European Journal of Palliative Care - 2011

Comment: Embracing innovative ways of reaching out
Philip Larkin
pp 109-109
I consider myself to be one of that rare breed of academics/clinicians who have the best of both worlds. Working in a university environment, but with a dedicated clinical commitment each week, enables me to deliver contemporary and clinically-focused teaching and learning for palliative care, and to contribute regularly to the palliative nursing care agenda.
Metastatic prostate cancer: a review of established treatments and novel agents
Anna Tran, Lyndon Ridges-Jones and Ananya Choudhury
pp 110-113
Prostate cancer is the most common cancer diagnosed in men – accounting for 22.2% of all male cancers in Europe – and the third most common cause of cancer-related death. Since the discovery that metastatic prostate cancer was responsive to androgen deprivation over 60 years ago, little progress had been made in the management of the disease. However, in the last two decades, this has seemed set to change. This article will review the treatment options and current research in the management of metastatic prostate cancer.
How to give haematology patients better end-of-life care
Laura Nightingale, Margaret Monsell, Wai Keong Wong and Chi-Chi Cheung
pp 114-117
Haematological malignancies, such as lymphoma, leukaemia and myeloma, form a diverse disease group, varying in symptoms, course and outcome. Each poses unique end-of-life care planning problems. There is anecdotal evidence that patients with haematological malignancies are not receiving appropriate or timely referrals to palliative care, and that there is little integration between haematology and palliative care services.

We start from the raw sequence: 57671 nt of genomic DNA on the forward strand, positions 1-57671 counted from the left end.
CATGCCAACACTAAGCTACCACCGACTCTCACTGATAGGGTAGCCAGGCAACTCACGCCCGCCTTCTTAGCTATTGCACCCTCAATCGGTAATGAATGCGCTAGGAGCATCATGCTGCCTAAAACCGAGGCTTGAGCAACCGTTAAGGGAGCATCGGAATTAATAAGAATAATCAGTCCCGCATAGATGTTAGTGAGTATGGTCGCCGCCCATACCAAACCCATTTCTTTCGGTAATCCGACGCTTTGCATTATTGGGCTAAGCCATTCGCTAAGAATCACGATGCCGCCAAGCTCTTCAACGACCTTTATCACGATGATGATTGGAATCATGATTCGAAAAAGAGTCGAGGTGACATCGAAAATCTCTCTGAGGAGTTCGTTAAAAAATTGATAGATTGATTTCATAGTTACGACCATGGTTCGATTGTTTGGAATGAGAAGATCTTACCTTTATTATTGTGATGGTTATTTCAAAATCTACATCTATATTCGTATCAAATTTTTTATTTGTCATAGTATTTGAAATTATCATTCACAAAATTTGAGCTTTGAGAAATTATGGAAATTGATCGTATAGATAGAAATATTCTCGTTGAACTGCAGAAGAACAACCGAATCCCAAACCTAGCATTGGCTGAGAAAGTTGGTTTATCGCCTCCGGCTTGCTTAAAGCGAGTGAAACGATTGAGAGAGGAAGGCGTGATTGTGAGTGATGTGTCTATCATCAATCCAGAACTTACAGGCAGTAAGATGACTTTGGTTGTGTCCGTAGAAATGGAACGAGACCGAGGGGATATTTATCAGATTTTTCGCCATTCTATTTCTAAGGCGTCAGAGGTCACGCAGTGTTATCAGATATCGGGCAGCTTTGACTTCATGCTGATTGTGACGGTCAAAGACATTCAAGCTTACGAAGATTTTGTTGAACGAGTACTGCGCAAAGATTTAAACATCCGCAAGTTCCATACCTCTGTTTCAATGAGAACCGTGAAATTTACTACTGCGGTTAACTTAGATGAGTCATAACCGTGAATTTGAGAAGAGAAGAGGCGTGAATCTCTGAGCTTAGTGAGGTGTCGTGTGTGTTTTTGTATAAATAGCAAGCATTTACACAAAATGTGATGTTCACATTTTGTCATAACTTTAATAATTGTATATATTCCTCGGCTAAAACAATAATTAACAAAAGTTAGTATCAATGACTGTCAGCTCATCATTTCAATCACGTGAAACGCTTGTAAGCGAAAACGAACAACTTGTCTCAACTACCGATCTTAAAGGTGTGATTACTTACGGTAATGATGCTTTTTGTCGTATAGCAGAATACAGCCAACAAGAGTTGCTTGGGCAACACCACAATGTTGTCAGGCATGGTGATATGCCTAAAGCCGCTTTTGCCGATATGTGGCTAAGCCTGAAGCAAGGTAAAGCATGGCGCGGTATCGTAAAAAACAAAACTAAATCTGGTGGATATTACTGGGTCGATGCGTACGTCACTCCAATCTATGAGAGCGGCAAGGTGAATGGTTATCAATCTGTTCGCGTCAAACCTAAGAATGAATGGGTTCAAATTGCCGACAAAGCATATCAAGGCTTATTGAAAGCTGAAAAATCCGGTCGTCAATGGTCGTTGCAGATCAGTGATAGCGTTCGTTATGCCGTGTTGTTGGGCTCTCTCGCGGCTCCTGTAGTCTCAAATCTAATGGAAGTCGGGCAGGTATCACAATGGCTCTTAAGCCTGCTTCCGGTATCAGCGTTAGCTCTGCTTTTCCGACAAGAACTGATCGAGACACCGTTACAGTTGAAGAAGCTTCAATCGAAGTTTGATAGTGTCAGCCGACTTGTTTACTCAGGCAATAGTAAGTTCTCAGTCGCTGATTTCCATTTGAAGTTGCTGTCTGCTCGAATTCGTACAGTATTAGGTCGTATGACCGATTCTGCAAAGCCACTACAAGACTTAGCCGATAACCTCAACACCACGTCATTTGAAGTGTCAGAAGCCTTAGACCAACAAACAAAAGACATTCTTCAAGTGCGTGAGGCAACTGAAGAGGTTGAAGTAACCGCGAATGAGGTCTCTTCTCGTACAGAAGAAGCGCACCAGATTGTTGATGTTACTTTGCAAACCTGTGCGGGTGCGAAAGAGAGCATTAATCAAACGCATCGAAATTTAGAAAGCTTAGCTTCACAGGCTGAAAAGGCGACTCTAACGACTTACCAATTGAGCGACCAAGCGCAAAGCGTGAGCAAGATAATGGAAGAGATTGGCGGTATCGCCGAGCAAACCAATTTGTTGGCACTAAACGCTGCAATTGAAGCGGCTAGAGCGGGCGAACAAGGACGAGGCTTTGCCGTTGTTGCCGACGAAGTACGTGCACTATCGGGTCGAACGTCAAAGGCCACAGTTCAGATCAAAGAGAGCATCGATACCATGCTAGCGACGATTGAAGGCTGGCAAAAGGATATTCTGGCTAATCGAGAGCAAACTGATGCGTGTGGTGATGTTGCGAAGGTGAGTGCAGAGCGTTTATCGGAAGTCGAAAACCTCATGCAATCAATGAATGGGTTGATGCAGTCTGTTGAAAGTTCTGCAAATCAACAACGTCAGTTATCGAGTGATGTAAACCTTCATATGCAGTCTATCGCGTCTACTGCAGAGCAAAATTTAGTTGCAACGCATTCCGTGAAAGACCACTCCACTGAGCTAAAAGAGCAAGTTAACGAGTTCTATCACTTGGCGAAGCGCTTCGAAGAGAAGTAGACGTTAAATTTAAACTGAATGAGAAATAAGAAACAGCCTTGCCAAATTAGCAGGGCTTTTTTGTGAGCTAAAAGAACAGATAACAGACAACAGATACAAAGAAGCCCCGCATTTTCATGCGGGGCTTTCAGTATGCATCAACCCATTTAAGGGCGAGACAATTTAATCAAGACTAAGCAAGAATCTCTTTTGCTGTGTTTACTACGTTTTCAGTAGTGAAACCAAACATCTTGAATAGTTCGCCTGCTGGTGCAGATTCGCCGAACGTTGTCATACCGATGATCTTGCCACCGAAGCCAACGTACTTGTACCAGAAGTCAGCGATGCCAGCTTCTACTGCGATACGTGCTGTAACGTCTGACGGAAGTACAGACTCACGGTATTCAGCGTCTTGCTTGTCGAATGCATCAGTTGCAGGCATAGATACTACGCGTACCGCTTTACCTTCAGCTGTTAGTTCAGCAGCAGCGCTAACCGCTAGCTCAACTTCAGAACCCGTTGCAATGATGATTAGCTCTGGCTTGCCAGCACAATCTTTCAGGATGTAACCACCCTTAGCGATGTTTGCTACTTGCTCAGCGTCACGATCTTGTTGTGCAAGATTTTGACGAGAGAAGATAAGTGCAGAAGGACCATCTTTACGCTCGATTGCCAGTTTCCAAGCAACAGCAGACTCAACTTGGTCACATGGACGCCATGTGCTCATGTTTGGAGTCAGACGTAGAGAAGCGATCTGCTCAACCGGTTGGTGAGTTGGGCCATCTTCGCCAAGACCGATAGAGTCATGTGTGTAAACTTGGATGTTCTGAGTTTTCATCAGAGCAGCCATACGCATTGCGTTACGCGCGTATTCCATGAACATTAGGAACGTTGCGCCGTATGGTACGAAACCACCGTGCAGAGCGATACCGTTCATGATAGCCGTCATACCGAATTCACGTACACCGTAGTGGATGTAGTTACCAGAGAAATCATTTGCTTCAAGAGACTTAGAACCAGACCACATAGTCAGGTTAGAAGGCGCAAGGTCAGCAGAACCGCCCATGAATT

Case study masterclass 56: Management of bleeding in a cancer patient with deep venous thrombosis
Ehab Ibrahim and Kim Steel
pp 118-119
Chris, aged 40, is married to Lilly; they have eight-year-old twins. He worked as a carpenter until 2007, when he was diagnosed with adenocarcinoma of the small bowel. Chris was initially managed with bowel resection and adjuvant chemotherapy; however, later on that year, he suffered deep venous thrombosis (DVT) in his left leg. For this, he received anticoagulation treatment for six months. Then, in 2009, he suffered a pulmonary embolism and was placed on lifelong warfarin therapy.
Case study masterclass 55 answers: A middle-aged man with opioid-induced hyperalgesia
Nicola Loveday
pp 120-120
Improving access to specialist palliative care through a telephone triage service
Jane Sutherland and Nicola Stananought
pp 122-125
The UK national agenda for modernising healthcare services, and for making high-quality palliative care accessible to all patients with life-limiting illness, brings with it a host of challenges for specialist palliative care providers. The need for services to be equitable, flexible and encompassing the care of patients with nonmalignant conditions is paramount. Expanding services to keep pace with increasing demand when there are limited financial resources is a real challenge, as is providing a range of services that promote patient choice.
Illness and poetry: find a sharable narrative
Columba Quigley
pp 126-129